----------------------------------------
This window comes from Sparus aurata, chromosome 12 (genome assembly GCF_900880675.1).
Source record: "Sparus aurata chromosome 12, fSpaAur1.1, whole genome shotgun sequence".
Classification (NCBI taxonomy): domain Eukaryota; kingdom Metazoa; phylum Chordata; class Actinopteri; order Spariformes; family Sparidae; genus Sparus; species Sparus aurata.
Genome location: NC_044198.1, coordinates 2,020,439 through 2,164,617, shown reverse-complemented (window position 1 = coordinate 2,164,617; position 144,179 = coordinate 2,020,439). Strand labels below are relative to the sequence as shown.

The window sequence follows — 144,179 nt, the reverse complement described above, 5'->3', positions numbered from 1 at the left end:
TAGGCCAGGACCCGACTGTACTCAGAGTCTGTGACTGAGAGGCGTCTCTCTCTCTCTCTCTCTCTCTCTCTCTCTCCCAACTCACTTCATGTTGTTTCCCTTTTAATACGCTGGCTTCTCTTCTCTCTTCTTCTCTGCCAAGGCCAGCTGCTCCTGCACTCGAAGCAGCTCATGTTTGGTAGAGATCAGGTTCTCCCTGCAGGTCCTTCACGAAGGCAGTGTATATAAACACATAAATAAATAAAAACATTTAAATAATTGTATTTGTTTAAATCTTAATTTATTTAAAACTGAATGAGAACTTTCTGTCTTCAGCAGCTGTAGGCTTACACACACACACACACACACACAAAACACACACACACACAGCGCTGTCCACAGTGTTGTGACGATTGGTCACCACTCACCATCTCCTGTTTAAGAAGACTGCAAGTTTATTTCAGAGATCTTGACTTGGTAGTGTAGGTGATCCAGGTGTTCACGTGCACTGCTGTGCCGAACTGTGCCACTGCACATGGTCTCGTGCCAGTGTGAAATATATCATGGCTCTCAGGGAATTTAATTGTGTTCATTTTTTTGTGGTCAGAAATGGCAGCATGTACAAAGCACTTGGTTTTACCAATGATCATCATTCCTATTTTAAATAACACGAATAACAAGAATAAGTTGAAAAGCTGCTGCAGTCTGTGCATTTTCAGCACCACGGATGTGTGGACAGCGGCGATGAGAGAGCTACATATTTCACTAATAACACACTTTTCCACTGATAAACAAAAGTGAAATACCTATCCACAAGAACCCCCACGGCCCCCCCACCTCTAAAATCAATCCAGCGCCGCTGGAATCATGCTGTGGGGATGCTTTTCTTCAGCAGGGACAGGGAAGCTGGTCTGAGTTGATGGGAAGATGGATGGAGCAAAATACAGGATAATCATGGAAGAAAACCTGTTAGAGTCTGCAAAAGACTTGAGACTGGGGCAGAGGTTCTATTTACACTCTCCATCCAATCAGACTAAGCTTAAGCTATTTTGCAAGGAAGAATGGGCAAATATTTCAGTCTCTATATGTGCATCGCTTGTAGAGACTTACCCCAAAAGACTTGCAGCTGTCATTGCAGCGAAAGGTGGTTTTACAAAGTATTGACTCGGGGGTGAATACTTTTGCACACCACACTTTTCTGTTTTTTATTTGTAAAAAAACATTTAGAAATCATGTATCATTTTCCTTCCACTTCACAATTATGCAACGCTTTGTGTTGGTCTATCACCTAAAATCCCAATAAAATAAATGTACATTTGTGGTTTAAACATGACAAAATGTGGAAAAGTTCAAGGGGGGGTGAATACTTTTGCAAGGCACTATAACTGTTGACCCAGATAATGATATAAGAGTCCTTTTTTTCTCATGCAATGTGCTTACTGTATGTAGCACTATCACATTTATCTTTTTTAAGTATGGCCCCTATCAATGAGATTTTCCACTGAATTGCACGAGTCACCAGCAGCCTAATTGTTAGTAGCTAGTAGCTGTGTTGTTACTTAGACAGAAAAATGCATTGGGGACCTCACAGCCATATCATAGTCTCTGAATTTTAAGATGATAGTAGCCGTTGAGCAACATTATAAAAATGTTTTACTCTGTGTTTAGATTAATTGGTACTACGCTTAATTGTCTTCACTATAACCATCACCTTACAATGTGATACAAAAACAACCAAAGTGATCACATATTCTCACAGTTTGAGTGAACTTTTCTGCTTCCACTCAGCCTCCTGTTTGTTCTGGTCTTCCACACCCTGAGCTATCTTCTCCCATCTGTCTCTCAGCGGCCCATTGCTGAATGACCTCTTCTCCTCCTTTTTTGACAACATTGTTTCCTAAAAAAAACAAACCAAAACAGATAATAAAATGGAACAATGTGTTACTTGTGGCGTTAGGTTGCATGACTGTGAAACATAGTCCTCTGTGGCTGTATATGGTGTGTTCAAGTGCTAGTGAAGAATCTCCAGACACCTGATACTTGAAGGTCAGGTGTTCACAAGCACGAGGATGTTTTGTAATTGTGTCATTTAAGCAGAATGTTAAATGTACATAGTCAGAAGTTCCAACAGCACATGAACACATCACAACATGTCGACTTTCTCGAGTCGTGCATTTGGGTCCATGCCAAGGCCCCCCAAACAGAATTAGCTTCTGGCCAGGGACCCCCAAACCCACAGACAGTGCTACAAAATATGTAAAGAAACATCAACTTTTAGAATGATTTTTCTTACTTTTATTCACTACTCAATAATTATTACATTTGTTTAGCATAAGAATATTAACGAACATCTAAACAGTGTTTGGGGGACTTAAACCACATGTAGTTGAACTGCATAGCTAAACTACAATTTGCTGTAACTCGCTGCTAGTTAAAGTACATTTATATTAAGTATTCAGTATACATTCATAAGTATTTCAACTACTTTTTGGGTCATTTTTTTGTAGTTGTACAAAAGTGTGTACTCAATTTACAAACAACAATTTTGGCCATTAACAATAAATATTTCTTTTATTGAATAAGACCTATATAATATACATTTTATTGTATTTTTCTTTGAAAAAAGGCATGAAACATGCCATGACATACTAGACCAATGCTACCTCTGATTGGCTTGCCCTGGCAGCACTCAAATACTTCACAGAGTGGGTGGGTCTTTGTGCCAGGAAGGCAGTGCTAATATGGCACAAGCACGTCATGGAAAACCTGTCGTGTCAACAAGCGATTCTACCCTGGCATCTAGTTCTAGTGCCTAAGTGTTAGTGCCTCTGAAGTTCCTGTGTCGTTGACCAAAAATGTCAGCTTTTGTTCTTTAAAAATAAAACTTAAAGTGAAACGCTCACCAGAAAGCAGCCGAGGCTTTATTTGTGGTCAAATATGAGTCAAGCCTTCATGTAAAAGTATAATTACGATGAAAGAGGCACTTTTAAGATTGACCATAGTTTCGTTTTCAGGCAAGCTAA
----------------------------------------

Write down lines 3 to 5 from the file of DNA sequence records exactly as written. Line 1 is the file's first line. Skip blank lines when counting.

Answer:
Classification (NCBI taxonomy): domain Eukaryota; kingdom Metazoa; phylum Chordata; class Actinopteri; order Spariformes; family Sparidae; genus Sparus; species Sparus aurata.
Genome location: NC_044198.1, coordinates 2,020,439 through 2,164,617, shown reverse-complemented (window position 1 = coordinate 2,164,617; position 144,179 = coordinate 2,020,439). Strand labels below are relative to the sequence as shown.

The window sequence follows — 144,179 nt, the reverse complement described above, 5'->3', positions numbered from 1 at the left end: